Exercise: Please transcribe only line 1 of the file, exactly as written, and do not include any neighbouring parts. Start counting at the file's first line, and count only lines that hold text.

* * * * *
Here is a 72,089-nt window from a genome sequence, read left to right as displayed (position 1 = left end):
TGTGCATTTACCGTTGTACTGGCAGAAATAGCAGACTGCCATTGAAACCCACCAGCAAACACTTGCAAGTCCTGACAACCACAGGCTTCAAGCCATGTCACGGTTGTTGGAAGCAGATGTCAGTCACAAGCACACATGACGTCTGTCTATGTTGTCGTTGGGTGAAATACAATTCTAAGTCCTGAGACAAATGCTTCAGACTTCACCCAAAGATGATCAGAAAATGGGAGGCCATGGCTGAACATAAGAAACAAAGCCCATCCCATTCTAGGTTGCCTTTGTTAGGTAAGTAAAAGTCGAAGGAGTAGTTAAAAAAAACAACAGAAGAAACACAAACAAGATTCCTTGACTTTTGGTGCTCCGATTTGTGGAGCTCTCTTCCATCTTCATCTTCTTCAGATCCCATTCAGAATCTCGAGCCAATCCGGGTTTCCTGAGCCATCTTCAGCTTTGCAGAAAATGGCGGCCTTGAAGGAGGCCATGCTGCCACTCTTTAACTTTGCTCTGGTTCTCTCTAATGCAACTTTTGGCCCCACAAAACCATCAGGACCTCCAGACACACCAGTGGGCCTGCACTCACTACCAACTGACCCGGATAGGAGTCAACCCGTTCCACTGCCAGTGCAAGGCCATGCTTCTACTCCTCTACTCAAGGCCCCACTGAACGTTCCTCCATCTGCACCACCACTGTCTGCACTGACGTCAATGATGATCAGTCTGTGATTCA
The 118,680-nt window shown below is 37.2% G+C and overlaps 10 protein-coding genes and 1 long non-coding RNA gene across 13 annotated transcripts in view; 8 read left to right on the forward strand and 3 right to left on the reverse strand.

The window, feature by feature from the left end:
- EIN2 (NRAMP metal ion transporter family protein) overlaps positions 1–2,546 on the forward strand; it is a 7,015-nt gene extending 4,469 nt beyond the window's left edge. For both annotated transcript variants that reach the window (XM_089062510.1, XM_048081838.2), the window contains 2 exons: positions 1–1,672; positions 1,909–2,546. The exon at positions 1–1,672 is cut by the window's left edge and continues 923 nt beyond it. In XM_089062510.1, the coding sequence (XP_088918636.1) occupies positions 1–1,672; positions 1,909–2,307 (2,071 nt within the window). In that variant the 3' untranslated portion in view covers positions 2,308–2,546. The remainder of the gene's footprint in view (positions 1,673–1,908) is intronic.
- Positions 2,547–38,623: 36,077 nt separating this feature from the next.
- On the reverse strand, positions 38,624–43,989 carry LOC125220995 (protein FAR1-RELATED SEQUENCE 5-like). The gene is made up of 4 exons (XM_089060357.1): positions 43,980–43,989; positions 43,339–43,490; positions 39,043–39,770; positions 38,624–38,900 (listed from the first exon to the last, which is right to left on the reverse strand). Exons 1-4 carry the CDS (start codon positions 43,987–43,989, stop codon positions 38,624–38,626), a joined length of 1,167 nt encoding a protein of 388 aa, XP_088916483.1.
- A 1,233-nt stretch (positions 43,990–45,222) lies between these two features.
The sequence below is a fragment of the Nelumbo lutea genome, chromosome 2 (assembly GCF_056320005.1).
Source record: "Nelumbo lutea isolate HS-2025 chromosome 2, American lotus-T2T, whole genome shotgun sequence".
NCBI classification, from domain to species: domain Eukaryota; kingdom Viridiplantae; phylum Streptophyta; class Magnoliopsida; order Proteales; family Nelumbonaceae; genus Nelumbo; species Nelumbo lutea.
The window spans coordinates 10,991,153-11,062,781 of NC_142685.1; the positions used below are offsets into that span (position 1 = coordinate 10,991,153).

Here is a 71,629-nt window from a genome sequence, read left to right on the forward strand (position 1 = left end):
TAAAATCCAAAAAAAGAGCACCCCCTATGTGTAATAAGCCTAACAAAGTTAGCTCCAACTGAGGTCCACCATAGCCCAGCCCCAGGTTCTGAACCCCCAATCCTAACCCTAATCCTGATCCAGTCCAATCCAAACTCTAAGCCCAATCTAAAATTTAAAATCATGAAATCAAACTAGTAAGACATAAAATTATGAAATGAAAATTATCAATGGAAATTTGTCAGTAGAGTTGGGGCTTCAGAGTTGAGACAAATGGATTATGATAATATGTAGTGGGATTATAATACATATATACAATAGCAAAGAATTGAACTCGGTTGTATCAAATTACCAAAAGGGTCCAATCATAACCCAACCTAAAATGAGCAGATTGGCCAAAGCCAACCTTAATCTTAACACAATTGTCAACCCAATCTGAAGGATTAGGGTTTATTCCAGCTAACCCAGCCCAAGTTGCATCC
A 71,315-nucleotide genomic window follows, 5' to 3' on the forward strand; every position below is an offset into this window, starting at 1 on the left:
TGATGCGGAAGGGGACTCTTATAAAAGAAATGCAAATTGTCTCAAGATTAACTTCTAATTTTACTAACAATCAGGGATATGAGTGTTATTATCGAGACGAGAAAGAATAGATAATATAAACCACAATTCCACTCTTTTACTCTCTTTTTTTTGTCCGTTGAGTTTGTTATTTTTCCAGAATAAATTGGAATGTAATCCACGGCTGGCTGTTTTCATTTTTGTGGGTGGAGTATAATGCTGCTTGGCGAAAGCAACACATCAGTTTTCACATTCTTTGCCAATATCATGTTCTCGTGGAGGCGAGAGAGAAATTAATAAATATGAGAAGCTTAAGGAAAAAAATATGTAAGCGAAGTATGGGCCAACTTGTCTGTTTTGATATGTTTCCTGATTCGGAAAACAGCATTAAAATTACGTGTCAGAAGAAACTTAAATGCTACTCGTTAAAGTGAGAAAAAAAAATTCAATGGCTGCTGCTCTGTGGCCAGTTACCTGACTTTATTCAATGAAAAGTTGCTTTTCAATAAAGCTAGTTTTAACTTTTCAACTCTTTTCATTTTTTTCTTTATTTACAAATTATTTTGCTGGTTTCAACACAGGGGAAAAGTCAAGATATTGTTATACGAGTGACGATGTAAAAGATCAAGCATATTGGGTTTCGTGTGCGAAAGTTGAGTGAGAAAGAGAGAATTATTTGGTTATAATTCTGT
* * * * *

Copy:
Here is a 72,089-nt window from a genome sequence, read left to right as displayed (position 1 = left end):